Every project is different, however, rapid response and repair of the water or humidity problem is critical. Non-porous surfaces can be cleaned and disenfected. Porous materials contaminated with mold must be replaced. Disinfection is not a substitute for removal of porous material as dead fungi remain allergenic and toxigenic.
Because of the health effects associated with elevated concentration of microorgranisms, remediation should be performed by competent individuals familiar with the precautionary measures required.
Summit Environmental recommends that post remediation verification inspections be conducted. A thorough visual inspection of the area is completed along with surface and air sampling for microbial contaminants. The information will assist to document proper clean-up.
Twenty Actions for a Healthier Crawl Space
Crawl spaces are generally where the building meets the earth and are seldom given the attention they need. They are usually managed as “out of sight, out of mind”. Unfortunately, by the time Summit Environmental, Inc. is contacted, a problem has been identified and the crawl space is “unhealthy” or has become a mold amplification site. Crawl spaces will never be free of mold and bacteria, because they are ubiquitous to the earth; however, mold concentrations should be as low as possible.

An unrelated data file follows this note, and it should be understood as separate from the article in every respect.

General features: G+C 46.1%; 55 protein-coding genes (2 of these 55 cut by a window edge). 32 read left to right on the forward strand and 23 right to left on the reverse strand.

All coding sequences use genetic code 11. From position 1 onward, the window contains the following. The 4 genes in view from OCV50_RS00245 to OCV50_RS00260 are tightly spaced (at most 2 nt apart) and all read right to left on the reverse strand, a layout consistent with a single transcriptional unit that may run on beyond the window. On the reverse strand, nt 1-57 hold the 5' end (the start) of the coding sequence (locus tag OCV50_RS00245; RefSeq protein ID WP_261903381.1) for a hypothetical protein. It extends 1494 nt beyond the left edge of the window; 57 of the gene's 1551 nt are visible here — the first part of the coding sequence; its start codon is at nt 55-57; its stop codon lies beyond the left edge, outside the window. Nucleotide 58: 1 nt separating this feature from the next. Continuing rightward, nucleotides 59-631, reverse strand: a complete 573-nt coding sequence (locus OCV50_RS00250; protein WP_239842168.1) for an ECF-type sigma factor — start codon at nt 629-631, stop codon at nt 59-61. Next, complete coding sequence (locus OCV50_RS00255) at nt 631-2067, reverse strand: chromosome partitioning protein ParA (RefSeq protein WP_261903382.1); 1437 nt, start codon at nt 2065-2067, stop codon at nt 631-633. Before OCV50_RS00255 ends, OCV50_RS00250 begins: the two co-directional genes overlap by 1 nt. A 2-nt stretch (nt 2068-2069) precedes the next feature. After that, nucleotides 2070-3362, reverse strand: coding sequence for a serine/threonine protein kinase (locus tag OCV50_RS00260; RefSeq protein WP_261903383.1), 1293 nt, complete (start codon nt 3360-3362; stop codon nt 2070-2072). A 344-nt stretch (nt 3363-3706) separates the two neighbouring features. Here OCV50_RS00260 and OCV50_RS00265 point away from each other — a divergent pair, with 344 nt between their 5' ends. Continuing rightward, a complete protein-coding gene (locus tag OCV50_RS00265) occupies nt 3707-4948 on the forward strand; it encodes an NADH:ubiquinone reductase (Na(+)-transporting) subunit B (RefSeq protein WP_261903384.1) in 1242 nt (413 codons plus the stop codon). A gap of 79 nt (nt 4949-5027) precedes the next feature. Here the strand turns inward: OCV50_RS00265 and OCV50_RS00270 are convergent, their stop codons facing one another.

A building owner’s objective should be to improve air quality in the crawl space as best practical. A crawl space generally has higher mold counts than the living area of the building. The issue of how high is too high is difficult to answer, even when specific types of mold are identified through sampling. Often quantitative microbial data is not available.
The following twenty items outline conditions or actions, which will improve the quality of the environmental air in the crawl space and in turn improve the air quality within the living envelope of the building:
I. Maintain good ventilation and low relative humidity. Make sure you have good ventilation and / or a dehumidifying system. Ventilation should consist of approximately one square foot of vent for every 150 square feet of crawl space. Make sure vents are not covered with foundation insulation.
II. Maintain a low (negative) pressure. A low (negative) pressure in the crawl space and a high (positive) pressure in the living area limits crawl space air from entering the living area.
III. Maintain a complete high quality vapor barrier over the soil. (See FHA requirements) Make sure no old wood scraps, paper, boxes, etc. are covered with the vapor barrier plastic and seal the edges and seams.